You’d be surprised at the amount of “issues” that you think you have, that are just a manifestation of your internal belief that you are not good enough. The obvious one is lack of confidence. Others, such as laziness, demotivation and general discontentment are often the symptoms of that belief and if you only focus on the symptoms, you will never deal with the root cause.
I came to this conclusion once I realised that all of my time and effort was being spent trying to improve the surface, but I was never really dealing with the source. I mean, there are a 1000 articles that I can read about “how to get up at 5 am” but figuring out how to wake up earlier when the real issue is that I don’t feel happy with what I have to wake up to, is not going to help. So, this week, after I felt like giving up on writing (I know ironic as I talked about how not to quit last week), I was reminded about my why and how important it is to prioritise self-care in order to identify the real issues which are the cause of inconsistency with progress.
One of those issues is a lack of self-belief. I received a timely reminder of this after roaming through YouTube, during one of my “productive procrastination” sessions, as I tried to avoid my increasing work load from law school. I stumbled across a talk by Marisa Peer: I’m not enough. She discussed how we internalise the memories that we create when we are young and as we grow, they become the basis of how we see ourselves and those around us. So, I started thinking. Why is it that my ambition never seems to match my work ethic? I mean, don’t get me wrong I work hard, but I never fully seem to reach my targets or work at the level of my potential. It is almost as though I am trying to pre-empt failure, so I work a little slower and with less effort so that if anything happens, I can always blame it on “I did not do my best”.
The same concept can be applied to our relationship with people. There is currently a big move towards the “surrounding yourself with positive energy” mantra, which is great, but it can easily become a façade for hiding how we truly feel. No one really likes to talk about their issues, because no one wants to be tainted as the “problem”, so we focus on the symptoms. We show a little less of ourselves and hide in our shells, hoping that we won’t be discovered. Because we fear that maybe, just maybe our real selves are not that attractive.
We think that people are not going to truly accept us for who we are, so we give other them power to nit-pick the bits of us that they like and we tuck the others away. Whereas, feeling like you are not good enough is not something that you should just pass over as an innate personality trait, you have to deal with it. Find your root cause.
I think mine was created when I was 13 years old. I had the lead role of Tallulah from Bugsy Malone and I had successfully convinced my Dad to come watch my play. I remember, because it was probably one of the few times that he had seen me perform. The short version of the story is that he was interested in my performance in my studies and I was interested in figuring out how to become the Black Hannah Montana. So, this was my moment. I got off the stage and I was greeted by praise, but just not his. The one that actually mattered. The 13-year-old me saw that her talents were not good enough, but looking back I think there was a praise somewhere in the silence. Unfortunately, it’s his silence that stuck with me and I think that from that moment, I subconsciously developed the fear of: what if they never clap? Which consequently grew into: what if my efforts are never good enough?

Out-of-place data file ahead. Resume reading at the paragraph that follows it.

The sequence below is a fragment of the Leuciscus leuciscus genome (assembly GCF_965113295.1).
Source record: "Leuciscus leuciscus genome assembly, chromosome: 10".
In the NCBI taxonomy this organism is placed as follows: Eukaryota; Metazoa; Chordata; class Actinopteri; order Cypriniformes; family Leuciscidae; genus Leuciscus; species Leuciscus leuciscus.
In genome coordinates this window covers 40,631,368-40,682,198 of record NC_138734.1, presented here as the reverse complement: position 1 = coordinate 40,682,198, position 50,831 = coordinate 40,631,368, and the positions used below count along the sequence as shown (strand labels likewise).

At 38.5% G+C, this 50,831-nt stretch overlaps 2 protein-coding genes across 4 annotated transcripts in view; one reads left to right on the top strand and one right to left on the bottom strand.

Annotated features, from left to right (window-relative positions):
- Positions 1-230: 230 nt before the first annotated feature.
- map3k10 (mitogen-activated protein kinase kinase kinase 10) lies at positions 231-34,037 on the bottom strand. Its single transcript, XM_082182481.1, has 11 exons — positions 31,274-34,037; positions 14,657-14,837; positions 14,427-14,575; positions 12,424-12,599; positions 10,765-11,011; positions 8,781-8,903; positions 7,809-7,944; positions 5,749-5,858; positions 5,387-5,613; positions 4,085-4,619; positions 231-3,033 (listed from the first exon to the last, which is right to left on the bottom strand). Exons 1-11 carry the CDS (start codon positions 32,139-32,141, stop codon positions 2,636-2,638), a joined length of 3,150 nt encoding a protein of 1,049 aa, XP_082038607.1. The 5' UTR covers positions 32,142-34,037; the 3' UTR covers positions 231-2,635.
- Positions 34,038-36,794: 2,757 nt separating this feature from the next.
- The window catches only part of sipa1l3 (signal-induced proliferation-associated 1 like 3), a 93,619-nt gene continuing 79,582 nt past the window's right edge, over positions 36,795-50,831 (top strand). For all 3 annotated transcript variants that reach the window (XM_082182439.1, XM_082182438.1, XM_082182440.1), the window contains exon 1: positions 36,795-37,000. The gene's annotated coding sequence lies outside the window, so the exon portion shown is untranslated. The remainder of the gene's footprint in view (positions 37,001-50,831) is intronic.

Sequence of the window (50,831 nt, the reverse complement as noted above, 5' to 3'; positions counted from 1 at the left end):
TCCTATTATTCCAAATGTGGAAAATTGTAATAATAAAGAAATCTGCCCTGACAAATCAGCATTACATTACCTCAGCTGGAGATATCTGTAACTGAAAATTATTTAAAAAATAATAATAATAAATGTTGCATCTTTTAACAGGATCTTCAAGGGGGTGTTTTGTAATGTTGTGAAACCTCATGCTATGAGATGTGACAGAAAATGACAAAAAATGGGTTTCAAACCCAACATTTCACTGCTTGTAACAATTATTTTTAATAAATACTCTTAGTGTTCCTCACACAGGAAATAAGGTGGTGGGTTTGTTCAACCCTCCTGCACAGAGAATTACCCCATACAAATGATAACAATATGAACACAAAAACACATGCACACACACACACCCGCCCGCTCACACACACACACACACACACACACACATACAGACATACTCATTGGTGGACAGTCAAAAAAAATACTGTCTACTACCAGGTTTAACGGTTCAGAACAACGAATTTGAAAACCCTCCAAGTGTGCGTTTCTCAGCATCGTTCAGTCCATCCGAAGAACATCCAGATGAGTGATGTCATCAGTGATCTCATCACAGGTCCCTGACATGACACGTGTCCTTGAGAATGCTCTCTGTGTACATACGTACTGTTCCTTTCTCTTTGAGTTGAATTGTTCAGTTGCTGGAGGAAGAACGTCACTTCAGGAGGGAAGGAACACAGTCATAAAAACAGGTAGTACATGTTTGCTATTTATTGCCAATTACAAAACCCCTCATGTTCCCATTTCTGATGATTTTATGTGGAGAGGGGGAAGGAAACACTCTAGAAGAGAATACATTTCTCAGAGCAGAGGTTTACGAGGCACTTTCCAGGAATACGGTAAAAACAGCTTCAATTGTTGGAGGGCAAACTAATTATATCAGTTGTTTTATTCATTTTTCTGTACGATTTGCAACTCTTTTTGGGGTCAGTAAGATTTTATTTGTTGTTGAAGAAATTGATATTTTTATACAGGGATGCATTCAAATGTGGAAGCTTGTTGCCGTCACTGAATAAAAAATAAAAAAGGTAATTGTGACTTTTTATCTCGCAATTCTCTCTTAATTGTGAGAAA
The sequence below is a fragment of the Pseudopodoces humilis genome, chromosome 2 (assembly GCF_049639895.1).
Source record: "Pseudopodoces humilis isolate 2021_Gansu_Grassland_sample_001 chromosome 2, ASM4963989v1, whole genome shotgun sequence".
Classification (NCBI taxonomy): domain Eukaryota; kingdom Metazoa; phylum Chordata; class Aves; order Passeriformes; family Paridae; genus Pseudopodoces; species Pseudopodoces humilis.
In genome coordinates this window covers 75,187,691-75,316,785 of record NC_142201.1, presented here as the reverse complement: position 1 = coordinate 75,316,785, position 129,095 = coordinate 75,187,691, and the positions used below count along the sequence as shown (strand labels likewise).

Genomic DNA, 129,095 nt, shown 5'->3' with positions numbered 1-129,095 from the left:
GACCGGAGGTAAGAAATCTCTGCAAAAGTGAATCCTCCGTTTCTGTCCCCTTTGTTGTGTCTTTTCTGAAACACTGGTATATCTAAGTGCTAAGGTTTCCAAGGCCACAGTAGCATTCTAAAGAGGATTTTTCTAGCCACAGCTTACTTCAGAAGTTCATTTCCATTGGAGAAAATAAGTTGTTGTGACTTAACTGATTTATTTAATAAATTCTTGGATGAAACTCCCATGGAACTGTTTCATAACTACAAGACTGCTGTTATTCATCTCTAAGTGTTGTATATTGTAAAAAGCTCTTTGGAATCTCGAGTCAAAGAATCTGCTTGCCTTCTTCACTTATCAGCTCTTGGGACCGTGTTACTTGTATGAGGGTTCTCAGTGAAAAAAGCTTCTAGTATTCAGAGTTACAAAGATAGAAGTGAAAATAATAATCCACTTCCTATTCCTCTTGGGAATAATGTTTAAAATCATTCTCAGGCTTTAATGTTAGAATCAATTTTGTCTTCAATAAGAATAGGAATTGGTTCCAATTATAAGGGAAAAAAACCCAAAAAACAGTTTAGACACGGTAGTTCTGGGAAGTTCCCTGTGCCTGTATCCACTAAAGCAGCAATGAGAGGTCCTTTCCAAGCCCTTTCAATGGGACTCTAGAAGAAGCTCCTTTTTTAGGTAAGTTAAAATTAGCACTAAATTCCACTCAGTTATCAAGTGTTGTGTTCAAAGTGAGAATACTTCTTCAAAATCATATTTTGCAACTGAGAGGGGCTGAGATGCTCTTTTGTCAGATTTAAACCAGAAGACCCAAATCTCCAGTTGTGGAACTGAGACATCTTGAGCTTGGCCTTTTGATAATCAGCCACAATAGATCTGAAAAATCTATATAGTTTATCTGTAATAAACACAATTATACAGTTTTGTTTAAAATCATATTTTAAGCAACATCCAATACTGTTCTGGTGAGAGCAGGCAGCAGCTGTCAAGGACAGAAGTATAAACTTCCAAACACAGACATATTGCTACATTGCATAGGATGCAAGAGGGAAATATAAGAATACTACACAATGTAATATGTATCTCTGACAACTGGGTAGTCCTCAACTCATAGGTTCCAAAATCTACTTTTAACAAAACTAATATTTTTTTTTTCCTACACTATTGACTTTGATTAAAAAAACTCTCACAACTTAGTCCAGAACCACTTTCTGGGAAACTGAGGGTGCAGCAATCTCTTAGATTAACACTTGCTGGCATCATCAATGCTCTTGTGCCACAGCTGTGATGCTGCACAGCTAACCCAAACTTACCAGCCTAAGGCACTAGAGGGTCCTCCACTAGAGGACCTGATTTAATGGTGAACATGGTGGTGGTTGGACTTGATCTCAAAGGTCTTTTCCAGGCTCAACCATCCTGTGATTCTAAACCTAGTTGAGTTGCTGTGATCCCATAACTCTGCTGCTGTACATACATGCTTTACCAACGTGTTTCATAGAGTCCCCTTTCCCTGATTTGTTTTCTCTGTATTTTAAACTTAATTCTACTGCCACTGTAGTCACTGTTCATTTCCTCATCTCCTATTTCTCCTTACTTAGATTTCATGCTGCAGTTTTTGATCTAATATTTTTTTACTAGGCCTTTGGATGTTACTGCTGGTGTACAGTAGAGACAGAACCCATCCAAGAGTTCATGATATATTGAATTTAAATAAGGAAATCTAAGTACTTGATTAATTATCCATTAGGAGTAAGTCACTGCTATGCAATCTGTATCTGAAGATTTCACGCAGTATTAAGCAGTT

Honestly, I was never going to be the Black Hannah Montana and the truth is that I am no longer a child. Praise should not be the foundation of my self-belief. My self-belief is my responsibility and it’s yours too. I am sure that there is a memory that you can recall or a particular statement that replays in your mind whenever you feel like you are not reaching your targets. Maybe you are just a naturally ambitious person and good is never good enough for you. Whatever the case, you have to manage how you perceive your-self and quieten negative self -talk. Don’t become a narcissist, but don’t downplay yourself either. There will be situations which will humble you and sometimes they are needed. Be your own cheerleader. Identify your weakness, but realise that they don’t make you. You are unique and your gifts and talents are unparalleled. Sometimes people will see that and sometimes they won’t. Don’t hand your self-belief to the world, nurture your own. And don’t forget, your crap might be someone else’s gold.
Remember that your productivity is linked to your personality. Make your development personal, not superficial.
ACT NOW: This week I am focussing on putting reminders that “I am enough” at the places where I spend the most time in. You can write it on your mirror or put calendar notifications on your phone. I am starting with my laptop. Take charge of the messages that you are internalising. Change your mind, change your life.